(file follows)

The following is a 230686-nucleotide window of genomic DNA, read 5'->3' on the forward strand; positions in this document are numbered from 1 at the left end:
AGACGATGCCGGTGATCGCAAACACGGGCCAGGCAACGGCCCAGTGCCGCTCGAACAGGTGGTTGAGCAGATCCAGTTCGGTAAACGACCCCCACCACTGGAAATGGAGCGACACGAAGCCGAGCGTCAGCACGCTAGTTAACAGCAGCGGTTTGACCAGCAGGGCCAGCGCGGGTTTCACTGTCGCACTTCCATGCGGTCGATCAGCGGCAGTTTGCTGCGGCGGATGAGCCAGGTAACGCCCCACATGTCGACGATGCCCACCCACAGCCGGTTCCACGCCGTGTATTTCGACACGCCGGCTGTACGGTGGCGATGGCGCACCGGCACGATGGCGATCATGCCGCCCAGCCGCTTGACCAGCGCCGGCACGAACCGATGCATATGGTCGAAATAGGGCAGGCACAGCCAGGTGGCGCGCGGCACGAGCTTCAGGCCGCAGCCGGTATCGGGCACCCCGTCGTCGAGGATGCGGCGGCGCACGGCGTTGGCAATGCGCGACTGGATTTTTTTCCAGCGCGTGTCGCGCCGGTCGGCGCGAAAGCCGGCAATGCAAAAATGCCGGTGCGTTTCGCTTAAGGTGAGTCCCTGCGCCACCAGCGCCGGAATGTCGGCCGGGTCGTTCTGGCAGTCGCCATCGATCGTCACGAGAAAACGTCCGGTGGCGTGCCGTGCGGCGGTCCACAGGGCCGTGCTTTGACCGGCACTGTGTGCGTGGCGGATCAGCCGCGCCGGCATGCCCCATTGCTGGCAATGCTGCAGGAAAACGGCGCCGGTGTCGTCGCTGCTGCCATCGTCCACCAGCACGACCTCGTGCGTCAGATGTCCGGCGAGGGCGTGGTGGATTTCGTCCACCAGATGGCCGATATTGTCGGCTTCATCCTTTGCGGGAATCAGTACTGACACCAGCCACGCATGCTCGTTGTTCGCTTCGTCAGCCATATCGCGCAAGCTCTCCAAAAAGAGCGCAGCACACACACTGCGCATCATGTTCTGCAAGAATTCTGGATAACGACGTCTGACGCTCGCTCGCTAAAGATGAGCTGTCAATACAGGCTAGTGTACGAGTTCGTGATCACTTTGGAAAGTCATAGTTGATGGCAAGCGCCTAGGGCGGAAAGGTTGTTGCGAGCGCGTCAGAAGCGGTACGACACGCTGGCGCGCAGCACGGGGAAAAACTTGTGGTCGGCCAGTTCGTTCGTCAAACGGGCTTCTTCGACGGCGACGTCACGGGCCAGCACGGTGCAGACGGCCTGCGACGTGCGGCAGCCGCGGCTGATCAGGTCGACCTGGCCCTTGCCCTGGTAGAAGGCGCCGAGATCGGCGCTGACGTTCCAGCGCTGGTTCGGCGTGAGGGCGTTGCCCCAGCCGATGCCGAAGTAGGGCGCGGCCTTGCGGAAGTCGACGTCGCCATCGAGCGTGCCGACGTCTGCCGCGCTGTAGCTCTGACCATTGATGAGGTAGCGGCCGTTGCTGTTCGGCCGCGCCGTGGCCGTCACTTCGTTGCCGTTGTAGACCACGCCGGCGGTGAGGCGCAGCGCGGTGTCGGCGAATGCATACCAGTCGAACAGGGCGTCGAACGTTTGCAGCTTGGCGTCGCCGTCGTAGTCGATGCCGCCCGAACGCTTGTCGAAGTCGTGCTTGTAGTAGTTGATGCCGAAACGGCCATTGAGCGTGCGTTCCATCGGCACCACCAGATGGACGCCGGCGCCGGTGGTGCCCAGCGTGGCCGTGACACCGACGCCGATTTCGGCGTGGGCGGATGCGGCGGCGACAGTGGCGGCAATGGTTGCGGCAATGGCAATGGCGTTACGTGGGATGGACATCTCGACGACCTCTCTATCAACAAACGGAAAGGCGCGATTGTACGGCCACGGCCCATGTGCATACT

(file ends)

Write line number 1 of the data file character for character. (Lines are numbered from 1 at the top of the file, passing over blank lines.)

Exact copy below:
The following is a 230686-nucleotide window of genomic DNA, read 5'->3' on the forward strand; positions in this document are numbered from 1 at the left end: